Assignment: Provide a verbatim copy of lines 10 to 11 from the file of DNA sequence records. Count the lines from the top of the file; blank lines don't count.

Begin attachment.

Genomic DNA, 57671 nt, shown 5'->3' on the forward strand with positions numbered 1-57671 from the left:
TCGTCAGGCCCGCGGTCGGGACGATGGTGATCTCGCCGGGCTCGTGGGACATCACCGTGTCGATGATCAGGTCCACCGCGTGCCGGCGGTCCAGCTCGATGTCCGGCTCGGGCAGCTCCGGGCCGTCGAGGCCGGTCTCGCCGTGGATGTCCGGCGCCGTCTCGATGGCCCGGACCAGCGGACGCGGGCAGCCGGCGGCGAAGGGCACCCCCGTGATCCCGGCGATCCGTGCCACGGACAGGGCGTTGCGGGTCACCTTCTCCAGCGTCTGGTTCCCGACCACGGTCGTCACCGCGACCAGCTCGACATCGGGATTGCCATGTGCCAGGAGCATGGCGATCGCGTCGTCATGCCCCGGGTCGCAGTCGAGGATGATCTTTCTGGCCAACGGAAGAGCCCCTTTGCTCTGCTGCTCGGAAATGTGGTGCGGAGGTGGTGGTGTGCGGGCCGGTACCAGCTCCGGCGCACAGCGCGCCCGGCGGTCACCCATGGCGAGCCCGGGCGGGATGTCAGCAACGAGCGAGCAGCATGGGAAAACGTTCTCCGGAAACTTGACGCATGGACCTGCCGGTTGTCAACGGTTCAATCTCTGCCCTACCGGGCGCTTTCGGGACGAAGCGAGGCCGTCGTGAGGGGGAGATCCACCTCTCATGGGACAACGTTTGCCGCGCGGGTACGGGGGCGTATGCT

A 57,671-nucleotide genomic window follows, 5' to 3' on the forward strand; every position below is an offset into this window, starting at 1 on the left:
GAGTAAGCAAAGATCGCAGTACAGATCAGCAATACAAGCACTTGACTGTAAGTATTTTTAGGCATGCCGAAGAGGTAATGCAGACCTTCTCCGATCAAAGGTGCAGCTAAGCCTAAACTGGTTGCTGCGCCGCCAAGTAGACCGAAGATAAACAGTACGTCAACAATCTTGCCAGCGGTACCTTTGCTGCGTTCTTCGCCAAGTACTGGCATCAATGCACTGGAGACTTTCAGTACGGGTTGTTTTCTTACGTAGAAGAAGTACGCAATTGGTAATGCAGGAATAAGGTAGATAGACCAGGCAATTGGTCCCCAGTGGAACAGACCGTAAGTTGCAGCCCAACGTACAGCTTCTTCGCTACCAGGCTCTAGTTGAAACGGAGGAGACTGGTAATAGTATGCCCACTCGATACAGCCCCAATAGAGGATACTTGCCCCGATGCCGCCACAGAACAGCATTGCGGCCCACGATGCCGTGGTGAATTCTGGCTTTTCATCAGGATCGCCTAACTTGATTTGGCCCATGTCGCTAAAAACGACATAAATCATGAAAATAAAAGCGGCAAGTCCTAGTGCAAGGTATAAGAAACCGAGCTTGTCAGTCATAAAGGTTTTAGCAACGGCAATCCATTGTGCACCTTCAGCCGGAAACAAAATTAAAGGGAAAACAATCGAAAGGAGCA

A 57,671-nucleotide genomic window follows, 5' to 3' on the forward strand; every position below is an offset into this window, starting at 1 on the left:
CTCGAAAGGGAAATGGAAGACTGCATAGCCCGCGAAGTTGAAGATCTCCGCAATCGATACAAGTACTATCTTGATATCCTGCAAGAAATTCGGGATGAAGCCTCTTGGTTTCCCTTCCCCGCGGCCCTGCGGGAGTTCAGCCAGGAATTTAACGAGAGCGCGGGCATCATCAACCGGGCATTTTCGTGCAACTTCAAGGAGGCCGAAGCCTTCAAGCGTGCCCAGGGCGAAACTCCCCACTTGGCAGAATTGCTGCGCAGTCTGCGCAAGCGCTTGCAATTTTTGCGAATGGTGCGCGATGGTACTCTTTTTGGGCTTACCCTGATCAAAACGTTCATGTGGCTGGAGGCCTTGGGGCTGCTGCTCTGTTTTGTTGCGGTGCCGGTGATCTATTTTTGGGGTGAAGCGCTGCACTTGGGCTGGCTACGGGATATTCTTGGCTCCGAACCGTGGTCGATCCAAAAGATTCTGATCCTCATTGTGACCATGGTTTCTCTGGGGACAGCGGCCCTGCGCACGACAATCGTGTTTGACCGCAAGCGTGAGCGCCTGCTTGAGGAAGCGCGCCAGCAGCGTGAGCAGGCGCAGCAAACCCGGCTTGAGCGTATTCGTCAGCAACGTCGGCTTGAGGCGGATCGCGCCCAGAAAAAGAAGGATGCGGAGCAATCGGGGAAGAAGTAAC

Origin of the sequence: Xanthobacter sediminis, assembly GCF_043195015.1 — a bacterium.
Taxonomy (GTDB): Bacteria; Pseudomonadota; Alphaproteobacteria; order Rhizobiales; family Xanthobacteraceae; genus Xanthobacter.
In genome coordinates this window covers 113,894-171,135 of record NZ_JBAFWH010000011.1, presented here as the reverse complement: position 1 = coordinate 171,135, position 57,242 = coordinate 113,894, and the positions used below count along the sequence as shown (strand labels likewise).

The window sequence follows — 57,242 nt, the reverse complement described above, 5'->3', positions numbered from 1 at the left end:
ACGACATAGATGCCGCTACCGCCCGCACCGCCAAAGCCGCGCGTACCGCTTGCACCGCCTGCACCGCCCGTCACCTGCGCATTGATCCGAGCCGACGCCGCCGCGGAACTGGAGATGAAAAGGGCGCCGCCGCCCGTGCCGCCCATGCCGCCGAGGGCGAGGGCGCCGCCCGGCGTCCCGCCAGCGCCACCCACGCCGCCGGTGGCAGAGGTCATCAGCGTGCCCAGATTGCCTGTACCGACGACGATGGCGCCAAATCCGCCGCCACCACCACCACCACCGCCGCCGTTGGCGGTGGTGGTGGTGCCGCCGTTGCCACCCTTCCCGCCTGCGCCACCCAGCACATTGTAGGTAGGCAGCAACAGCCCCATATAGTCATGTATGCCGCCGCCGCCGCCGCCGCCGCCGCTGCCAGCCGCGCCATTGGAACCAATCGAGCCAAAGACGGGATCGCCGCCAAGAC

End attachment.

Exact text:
The window sequence follows — 57,242 nt, the reverse complement described above, 5'->3', positions numbered from 1 at the left end:
ACGACATAGATGCCGCTACCGCCCGCACCGCCAAAGCCGCGCGTACCGCTTGCACCGCCTGCACCGCCCGTCACCTGCGCATTGATCCGAGCCGACGCCGCCGCGGAACTGGAGATGAAAAGGGCGCCGCCGCCCGTGCCGCCCATGCCGCCGAGGGCGAGGGCGCCGCCCGGCGTCCCGCCAGCGCCACCCACGCCGCCGGTGGCAGAGGTCATCAGCGTGCCCAGATTGCCTGTACCGACGACGATGGCGCCAAATCCGCCGCCACCACCACCACCACCGCCGCCGTTGGCGGTGGTGGTGGTGCCGCCGTTGCCACCCTTCCCGCCTGCGCCACCCAGCACATTGTAGGTAGGCAGCAACAGCCCCATATAGTCATGTATGCCGCCGCCGCCGCCGCCGCCGCCGCTGCCAGCCGCGCCATTGGAACCAATCGAGCCAAAGACGGGATCGCCGCCAAGAC